Ancient sculpture and Amazon life at Vatican Museums

Bethesda Sarcophagus, Ischia. Photo credit: Foto © Governatorato SCV - Direzione dei Musei

 VATICAN CITY – A new exhibition of early Christian sarcophagi notable for their iconography has opened in the Vatican Museums, alongside an extension of the “Mater Amazonia” exhibition on life and the environment in one of the world’s most beautiful and vulnerable places.

 Although the word sarcophagus tends to be associated with Egyptian mummies, they were also common in Ancient Rome and, as here, had some association with early Christian sculpture. In particular, during the pontificates of Popes Damasus and Siricius (between 366 and 399 AD), the figure of Jesus was used in a series of sarcophagi named for the central depiction of the healing of a paralysed man (John 5) at the Bethesda pool outside Jerusalem.

 The Bethesda sarcophagi follow a clear iconographic pattern representing Jesus as miracle-worker. The exhibitions’ curators suggest placing such scenes on a sarcophagus is intended to signify “healing” from death, and that these were not only luxurious export items but helped spread the Christian concept of death across the Mediterranean and Europe – this type of sarcophagus has been found in Italy, France, Spain and the North African coast.

 The Vatican has a permanent collection of Christian sarcophagi (or at least, as with much ancient sculpture, of the bits which survive) but the new exhibition focusses particularly on two sides from separate Bethesda sarcophagi, bringing them together for the first time, Director of the Vatican Museums Barbara Jatta said.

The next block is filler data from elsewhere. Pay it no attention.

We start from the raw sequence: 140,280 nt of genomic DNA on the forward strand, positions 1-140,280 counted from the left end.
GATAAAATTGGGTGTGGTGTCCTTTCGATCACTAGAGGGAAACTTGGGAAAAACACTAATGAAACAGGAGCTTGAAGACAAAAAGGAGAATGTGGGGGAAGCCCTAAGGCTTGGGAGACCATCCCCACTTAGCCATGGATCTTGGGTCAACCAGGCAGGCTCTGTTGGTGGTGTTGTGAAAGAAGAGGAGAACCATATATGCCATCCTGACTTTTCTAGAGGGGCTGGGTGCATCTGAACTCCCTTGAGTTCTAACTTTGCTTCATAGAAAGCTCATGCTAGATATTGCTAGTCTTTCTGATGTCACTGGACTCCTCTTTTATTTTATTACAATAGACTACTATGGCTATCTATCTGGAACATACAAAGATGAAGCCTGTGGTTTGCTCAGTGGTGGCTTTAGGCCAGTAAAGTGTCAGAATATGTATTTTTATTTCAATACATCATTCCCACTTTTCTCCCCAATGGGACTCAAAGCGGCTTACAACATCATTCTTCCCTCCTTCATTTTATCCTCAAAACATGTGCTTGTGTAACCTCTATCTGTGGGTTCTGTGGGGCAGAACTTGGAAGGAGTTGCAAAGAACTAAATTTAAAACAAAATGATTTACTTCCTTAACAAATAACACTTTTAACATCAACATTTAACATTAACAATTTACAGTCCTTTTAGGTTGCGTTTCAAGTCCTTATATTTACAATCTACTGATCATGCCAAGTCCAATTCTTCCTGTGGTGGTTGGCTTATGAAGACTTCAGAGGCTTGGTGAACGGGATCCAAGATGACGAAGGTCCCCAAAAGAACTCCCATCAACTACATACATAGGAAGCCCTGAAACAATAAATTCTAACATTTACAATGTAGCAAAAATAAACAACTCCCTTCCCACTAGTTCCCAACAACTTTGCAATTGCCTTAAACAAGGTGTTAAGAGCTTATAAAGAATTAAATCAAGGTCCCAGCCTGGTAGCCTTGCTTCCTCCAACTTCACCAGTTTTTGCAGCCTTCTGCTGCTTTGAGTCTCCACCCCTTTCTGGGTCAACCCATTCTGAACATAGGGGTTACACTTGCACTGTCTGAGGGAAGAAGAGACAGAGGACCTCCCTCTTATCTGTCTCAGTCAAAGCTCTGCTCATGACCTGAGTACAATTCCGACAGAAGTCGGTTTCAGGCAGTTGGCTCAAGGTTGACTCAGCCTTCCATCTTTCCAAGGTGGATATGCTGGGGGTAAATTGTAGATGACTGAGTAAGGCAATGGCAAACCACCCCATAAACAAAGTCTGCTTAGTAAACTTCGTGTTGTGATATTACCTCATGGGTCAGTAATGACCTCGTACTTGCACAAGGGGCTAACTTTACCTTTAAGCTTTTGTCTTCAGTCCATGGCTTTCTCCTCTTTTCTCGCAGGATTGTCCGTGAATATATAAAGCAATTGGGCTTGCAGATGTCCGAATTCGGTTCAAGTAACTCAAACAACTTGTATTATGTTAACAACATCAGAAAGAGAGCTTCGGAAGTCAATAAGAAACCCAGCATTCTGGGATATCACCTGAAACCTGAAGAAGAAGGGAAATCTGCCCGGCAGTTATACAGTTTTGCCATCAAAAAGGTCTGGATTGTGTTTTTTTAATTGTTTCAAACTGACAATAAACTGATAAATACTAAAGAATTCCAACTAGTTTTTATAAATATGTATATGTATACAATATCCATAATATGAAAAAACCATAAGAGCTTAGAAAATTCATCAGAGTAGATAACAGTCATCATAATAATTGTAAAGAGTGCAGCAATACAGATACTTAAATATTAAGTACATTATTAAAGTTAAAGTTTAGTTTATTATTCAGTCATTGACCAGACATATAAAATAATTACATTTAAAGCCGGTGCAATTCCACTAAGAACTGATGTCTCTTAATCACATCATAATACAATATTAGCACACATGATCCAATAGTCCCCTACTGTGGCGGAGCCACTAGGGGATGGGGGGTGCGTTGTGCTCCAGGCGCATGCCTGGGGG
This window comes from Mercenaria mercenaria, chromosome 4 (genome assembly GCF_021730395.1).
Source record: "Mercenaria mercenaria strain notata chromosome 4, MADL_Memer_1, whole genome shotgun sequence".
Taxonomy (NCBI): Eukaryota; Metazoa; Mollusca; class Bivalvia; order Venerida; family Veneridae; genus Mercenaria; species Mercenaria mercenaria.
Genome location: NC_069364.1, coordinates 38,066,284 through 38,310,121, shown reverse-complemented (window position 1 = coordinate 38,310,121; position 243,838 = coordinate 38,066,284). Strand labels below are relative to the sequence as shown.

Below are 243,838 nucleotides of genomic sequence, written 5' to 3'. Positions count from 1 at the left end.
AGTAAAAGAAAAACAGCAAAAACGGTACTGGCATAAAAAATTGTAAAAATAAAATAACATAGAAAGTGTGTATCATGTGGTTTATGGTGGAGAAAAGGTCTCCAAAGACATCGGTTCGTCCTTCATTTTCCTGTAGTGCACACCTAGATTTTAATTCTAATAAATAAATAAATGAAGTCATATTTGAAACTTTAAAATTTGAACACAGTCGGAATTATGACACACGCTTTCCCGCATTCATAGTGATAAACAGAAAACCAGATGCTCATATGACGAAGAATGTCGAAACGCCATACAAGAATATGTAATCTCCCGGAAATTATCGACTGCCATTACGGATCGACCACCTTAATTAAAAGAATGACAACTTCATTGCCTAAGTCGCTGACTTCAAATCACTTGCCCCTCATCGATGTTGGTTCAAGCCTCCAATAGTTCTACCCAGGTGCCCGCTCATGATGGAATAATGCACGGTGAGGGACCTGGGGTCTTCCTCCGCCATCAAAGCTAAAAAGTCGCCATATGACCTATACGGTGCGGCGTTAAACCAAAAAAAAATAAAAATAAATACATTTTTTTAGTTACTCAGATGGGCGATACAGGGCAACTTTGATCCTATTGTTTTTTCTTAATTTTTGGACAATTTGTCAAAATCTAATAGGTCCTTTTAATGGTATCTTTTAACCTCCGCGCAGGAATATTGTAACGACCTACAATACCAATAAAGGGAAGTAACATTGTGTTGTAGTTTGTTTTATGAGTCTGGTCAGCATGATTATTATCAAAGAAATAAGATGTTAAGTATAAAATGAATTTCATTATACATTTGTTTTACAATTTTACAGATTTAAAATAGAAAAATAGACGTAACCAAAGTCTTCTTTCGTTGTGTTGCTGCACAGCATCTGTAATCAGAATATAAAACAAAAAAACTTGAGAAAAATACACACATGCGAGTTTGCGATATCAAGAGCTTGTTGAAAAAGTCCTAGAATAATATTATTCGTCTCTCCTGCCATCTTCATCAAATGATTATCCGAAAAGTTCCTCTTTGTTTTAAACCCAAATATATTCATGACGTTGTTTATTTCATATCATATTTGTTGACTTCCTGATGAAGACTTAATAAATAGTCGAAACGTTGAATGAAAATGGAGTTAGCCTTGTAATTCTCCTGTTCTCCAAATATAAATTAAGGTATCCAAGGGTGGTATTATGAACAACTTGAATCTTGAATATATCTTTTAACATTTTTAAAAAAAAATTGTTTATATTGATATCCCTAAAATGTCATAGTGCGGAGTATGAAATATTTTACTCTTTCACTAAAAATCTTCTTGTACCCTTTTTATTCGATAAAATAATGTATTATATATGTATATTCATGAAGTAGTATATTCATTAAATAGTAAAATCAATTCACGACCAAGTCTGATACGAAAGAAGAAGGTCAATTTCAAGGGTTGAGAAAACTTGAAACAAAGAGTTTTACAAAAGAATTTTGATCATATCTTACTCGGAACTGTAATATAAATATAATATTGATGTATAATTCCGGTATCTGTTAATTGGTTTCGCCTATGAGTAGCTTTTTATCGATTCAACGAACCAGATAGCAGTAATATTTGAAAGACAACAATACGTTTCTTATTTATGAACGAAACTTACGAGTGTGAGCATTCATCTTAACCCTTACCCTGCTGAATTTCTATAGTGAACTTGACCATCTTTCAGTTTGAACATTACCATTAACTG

One was taken from a wall in the bishop’s palace in Ischia. Valentina Lini, who restored it, explained she used agar gel, made from algae, to carefully clean the sculpture before retouching it.

 The second sarcophagus belongs to the Vatican and was found in the old, since demolished St Peter’s Basilica in the sixteenth century. It required a more complex restoration owing to previous attempts to retouch it – in one such restoration, eighteenth-century Italian sculptor Bartolomeo Cavaceppi could not resist “signing” it by changing the head of a figure of Jesus to make it resemble his own sculpture style.

 Meanwhile, the Mater Amazonia exhibition is being extended. Opened following the landmark Amazon Synod, it focusses on the Amazon rainforest and the lives of the indigenous people living there.

 Subtitled “The deep breath of the world” it is a multimedia exhibition that includes objects from daily life alongside videos to show how they are used, ritual and religious objects from the area, with photographs and quotations from Pope Francis and indigenous leaders.

 It was the first exhibition to be set up in the new spaces of the “Anima Mundi” Vatican ethnological museum inaugurated in October by the Pope. He said at the time “I think that the Vatican Museums are called to become more and more a living "home", inhabited and open to all, with the doors wide open to the peoples of the whole world.”

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